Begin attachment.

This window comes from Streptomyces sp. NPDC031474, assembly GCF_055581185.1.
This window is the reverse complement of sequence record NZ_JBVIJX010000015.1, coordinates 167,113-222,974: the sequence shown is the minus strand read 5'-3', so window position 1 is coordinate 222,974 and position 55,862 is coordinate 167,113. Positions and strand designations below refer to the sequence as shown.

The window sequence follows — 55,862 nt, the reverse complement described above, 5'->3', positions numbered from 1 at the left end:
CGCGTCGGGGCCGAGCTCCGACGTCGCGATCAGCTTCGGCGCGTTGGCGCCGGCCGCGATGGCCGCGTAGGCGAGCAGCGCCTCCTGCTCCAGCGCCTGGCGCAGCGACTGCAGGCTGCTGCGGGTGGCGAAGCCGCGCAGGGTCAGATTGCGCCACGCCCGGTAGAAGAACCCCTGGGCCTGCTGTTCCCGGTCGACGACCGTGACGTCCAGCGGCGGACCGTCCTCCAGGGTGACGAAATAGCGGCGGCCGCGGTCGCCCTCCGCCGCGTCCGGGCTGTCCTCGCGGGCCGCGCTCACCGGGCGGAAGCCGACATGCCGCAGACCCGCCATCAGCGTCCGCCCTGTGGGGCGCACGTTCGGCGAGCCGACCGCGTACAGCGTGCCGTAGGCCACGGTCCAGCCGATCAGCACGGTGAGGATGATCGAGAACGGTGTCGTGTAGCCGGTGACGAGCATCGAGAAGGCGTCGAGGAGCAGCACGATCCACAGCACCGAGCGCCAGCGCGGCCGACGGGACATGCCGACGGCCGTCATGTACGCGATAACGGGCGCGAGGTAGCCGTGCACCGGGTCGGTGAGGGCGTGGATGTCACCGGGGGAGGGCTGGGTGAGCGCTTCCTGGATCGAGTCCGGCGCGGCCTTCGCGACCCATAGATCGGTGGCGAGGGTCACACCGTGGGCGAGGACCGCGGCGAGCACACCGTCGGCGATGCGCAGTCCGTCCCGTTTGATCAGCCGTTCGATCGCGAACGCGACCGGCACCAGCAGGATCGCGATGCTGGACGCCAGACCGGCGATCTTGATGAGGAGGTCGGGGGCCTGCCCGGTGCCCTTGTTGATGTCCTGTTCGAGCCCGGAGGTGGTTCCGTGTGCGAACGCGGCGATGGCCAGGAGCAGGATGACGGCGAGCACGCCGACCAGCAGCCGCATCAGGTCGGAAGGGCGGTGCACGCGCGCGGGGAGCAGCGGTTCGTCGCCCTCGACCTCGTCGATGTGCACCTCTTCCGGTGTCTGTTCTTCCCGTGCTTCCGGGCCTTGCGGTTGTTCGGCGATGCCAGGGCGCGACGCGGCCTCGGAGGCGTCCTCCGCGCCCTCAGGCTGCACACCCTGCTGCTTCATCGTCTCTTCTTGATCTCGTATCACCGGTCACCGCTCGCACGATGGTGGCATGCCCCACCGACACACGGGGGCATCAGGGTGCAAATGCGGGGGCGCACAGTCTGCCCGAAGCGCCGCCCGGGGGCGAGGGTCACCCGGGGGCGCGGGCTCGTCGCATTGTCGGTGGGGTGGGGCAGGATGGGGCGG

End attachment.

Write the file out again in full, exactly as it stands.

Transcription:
This window comes from Streptomyces sp. NPDC031474, assembly GCF_055581185.1.
This window is the reverse complement of sequence record NZ_JBVIJX010000015.1, coordinates 167,113-222,974: the sequence shown is the minus strand read 5'-3', so window position 1 is coordinate 222,974 and position 55,862 is coordinate 167,113. Positions and strand designations below refer to the sequence as shown.

The window sequence follows — 55,862 nt, the reverse complement described above, 5'->3', positions numbered from 1 at the left end:
CGCGTCGGGGCCGAGCTCCGACGTCGCGATCAGCTTCGGCGCGTTGGCGCCGGCCGCGATGGCCGCGTAGGCGAGCAGCGCCTCCTGCTCCAGCGCCTGGCGCAGCGACTGCAGGCTGCTGCGGGTGGCGAAGCCGCGCAGGGTCAGATTGCGCCACGCCCGGTAGAAGAACCCCTGGGCCTGCTGTTCCCGGTCGACGACCGTGACGTCCAGCGGCGGACCGTCCTCCAGGGTGACGAAATAGCGGCGGCCGCGGTCGCCCTCCGCCGCGTCCGGGCTGTCCTCGCGGGCCGCGCTCACCGGGCGGAAGCCGACATGCCGCAGACCCGCCATCAGCGTCCGCCCTGTGGGGCGCACGTTCGGCGAGCCGACCGCGTACAGCGTGCCGTAGGCCACGGTCCAGCCGATCAGCACGGTGAGGATGATCGAGAACGGTGTCGTGTAGCCGGTGACGAGCATCGAGAAGGCGTCGAGGAGCAGCACGATCCACAGCACCGAGCGCCAGCGCGGCCGACGGGACATGCCGACGGCCGTCATGTACGCGATAACGGGCGCGAGGTAGCCGTGCACCGGGTCGGTGAGGGCGTGGATGTCACCGGGGGAGGGCTGGGTGAGCGCTTCCTGGATCGAGTCCGGCGCGGCCTTCGCGACCCATAGATCGGTGGCGAGGGTCACACCGTGGGCGAGGACCGCGGCGAGCACACCGTCGGCGATGCGCAGTCCGTCCCGTTTGATCAGCCGTTCGATCGCGAACGCGACCGGCACCAGCAGGATCGCGATGCTGGACGCCAGACCGGCGATCTTGATGAGGAGGTCGGGGGCCTGCCCGGTGCCCTTGTTGATGTCCTGTTCGAGCCCGGAGGTGGTTCCGTGTGCGAACGCGGCGATGGCCAGGAGCAGGATGACGGCGAGCACGCCGACCAGCAGCCGCATCAGGTCGGAAGGGCGGTGCACGCGCGCGGGGAGCAGCGGTTCGTCGCCCTCGACCTCGTCGATGTGCACCTCTTCCGGTGTCTGTTCTTCCCGTGCTTCCGGGCCTTGCGGTTGTTCGGCGATGCCAGGGCGCGACGCGGCCTCGGAGGCGTCCTCCGCGCCCTCAGGCTGCACACCCTGCTGCTTCATCGTCTCTTCTTGATCTCGTATCACCGGTCACCGCTCGCACGATGGTGGCATGCCCCACCGACACACGGGGGCATCAGGGTGCAAATGCGGGGGCGCACAGTCTGCCCGAAGCGCCGCCCGGGGGCGAGGGTCACCCGGGGGCGCGGGCTCGTCGCATTGTCGGTGGGGTGGGGCAGGATGGGGCGG